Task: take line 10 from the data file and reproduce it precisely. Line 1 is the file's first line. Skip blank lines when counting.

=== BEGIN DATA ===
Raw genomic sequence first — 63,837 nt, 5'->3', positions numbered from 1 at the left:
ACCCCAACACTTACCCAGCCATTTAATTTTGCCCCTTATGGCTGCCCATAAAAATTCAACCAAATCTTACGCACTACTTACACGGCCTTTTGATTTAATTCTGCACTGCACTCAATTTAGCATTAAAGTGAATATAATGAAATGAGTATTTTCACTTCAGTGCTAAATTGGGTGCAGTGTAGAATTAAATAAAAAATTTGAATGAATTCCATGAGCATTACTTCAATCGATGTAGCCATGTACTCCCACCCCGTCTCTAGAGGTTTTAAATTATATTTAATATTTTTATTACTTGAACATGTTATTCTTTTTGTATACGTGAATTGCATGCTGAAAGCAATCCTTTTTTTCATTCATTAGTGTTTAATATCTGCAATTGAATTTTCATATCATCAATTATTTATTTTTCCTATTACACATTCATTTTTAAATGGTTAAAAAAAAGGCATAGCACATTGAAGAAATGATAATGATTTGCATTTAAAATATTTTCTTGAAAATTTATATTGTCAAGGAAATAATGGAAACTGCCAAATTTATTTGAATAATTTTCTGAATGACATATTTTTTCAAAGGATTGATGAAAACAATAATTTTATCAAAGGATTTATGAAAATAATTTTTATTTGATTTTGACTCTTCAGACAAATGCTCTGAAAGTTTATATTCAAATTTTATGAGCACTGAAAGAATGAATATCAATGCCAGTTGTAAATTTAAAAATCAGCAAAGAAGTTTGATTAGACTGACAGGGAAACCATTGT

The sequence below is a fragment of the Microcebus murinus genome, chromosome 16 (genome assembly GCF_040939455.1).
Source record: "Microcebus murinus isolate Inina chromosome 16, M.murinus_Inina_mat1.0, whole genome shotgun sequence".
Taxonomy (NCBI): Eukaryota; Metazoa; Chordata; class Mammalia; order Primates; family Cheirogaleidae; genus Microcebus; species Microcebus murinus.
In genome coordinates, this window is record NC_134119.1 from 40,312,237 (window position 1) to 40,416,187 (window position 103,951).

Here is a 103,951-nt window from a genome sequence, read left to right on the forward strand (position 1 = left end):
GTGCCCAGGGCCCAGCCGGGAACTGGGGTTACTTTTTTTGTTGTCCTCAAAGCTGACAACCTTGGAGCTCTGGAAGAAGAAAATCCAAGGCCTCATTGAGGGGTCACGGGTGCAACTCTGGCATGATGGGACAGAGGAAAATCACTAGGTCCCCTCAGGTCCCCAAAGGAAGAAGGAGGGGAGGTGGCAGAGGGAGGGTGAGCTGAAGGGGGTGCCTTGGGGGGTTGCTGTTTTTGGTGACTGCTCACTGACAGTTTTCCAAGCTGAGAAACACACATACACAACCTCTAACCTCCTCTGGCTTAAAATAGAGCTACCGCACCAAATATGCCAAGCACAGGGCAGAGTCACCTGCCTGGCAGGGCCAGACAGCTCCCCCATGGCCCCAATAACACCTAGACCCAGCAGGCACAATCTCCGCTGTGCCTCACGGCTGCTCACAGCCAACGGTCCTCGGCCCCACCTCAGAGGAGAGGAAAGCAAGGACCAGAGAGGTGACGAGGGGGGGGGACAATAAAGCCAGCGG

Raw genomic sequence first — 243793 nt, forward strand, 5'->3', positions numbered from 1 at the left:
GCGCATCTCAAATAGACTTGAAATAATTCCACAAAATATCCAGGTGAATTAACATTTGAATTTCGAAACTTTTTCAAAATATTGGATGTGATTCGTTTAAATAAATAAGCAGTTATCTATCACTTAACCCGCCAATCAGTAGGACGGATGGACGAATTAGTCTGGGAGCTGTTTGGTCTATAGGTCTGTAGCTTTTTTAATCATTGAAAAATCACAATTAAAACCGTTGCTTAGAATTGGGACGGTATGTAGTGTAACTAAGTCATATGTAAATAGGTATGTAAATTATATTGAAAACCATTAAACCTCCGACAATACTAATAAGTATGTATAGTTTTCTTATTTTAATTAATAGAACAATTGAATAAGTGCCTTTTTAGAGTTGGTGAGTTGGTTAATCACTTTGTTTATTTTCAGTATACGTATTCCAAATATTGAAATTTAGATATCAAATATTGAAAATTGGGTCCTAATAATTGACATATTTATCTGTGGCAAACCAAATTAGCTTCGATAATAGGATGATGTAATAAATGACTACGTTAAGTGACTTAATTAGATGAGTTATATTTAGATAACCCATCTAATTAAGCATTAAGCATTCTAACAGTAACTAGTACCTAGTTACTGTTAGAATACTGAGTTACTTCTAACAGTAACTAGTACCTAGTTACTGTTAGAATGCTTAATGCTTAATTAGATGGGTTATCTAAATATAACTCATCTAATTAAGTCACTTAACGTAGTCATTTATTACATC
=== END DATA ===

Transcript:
GCGCATCTCAAATAGACTTGAAATAATTCCACAAAATATCCAGGTGAATTAACATTTGAATTTCGAAACTTTTTCAAAATATTGGATGTGATTCGTTTAAATAAATAAGCAGTTATCTATCACTTAACCCGCCAATCAGTAGGACGGATGGACGAATTAGTCTGGGAGCTGTTTGGTCTATAGGTCTGTAGCTTTTTTAATCATTGAAAAATCACAATTAAAACCGTTGCTTAGAATTGGGACGGTATGTAGTGTAACTAAGTCATATGTAAATAGGTATGTAAATTATATTGAAAACCATTAAACCTCCGACAATACTAATAAGTATGTATAGTTTTCTTATTTTAATTAATAGAACAATTGAATAAGTGCCTTTTTAGAGTTGGTGAGTTGGTTAATCACTTTGTTTATTTTCAGTATACGTATTCCAAATATTGAAATTTAGATATCAAATATTGAAAATTGGGTCCTAATAATTGACATATTTATCTGTGGCAAACCAAATTAGCTTCGATAATAGGATGATGTAATAAATGACTACGTTAAGTGACTTAATTAGATGAGTTATATTTAGATAACCCATCTAATTAAGCATTAAGCATTCTAACAGTAACTAGTACCTAGTTACTGTTAGAATACTGAGTTACTTCTAACAGTAACTAGTACCTAGTTACTGTTAGAATGCTTAATGCTTAATTAGATGGGTTATCTAAATATAACTCATCTAATTAAGTCACTTAACGTAGTCATTTATTACATC